Cancer follow-up supported by patient-reported outcomes in patients undergoing intended curative complex surgery for advanced cancer

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Background and aim: Patient activation (PA) and Patient Involvement (PI) are considered elements in good survivorship. We aimed to evaluate the effect of a follow-up supported by electronic patient-reported outcomes (ePRO) on PA and PI. Method: From February 2017 to January 2019, we conducted an explorative interventional study. We included 187 patients followed after intended curative complex surgery for advanced cancer at two different Departments at a University Hospital. Prior to each follow-up consultation, patients used the ePRO to screen themselves for clinical important symptoms, function and needs. The ePRO was graphically presented to the clinician during the follow-up, aiming to facilitate patient activation and involvement in each follow-up. PA was measured by the Patient Activation Measurement (PAM), while PI was measured by five indicator questions. PAM and PI data compared between (− ePRO) and interventional (+ ePRO) consultations. PAM data were analysed using a linear mixed effect regression model with intervention (yes/no) and time along with the interaction between them as categorical fixed effects. The analyses were further adjusted for time (days) since surgery. Results: According to our data, ePRO supported consultations did not improve PA. The average mean difference in PAM score between + ePRO and − ePRO consultations were − 0.2 (95% confidence interval − 2.6; 2.2, p = 0.9). There was no statistically significant improvement in PAM scores over time in neither + ePRO nor − ePRO group (p = 0.5). Based on the five PI-indicator questions, the majority of all consultations were evaluated as “some, much or very much” involved in consultation; providing a wider scope of dialogue, encouraged patients to ask questions and share their experiences and concerns. Nevertheless, another few patients reported not to be involved at all in the consultations. Conclusion: We did not demonstrate evidence for ePRO supported consultations to improve patient activation, and patient activation did not improve over time. Our results generate the hypotheses that factors related to ePRO supported consultation had the potential to support PI by offering a wider scope of dialogue, and encourage patients to ask questions and share their experiences and concerns during follow-up.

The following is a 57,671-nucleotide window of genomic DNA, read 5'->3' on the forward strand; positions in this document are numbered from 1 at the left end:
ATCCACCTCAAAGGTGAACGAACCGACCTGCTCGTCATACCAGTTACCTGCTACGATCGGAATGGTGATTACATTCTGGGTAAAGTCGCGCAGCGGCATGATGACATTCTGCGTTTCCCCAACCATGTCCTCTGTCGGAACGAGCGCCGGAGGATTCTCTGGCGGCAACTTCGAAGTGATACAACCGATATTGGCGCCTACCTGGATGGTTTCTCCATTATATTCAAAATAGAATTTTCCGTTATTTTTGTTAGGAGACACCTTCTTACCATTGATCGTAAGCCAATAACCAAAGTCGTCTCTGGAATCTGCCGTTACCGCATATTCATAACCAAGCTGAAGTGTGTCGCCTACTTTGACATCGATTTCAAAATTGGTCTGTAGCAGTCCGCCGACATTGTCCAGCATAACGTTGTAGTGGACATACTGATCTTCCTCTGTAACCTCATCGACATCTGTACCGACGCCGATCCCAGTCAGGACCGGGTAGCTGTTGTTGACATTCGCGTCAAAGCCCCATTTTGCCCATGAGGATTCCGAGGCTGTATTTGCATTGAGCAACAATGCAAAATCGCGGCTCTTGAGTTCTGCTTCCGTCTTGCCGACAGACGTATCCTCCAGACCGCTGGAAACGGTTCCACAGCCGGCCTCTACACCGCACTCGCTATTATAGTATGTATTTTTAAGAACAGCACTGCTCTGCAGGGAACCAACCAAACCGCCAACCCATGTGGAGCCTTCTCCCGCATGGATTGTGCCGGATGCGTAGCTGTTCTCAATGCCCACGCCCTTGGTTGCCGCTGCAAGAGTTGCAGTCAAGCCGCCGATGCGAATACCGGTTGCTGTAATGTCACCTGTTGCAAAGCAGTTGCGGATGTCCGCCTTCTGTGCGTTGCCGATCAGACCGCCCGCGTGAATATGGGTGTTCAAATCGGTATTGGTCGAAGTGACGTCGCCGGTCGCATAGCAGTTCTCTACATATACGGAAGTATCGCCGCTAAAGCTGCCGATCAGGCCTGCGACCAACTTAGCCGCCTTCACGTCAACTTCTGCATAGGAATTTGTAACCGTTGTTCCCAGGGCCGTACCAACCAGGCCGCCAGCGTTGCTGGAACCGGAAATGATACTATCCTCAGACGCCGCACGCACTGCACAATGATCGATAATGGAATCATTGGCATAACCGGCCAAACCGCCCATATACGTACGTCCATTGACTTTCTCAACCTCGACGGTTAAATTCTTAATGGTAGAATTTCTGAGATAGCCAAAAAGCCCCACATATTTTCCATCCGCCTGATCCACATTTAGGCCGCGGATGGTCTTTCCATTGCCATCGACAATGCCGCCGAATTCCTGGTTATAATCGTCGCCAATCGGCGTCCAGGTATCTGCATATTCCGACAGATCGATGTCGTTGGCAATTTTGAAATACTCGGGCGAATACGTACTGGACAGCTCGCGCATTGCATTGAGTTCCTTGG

TidsskriftJournal of Patient-Reported Outcomes
StatusUdgivet - nov. 2021

Bibliografisk note

Funding Information:
We thank involved patients and clinicians at the Department of Surgery and the Department of Gynecology, Aarhus University Hospital.

Publisher Copyright:
© 2021, The Author(s).

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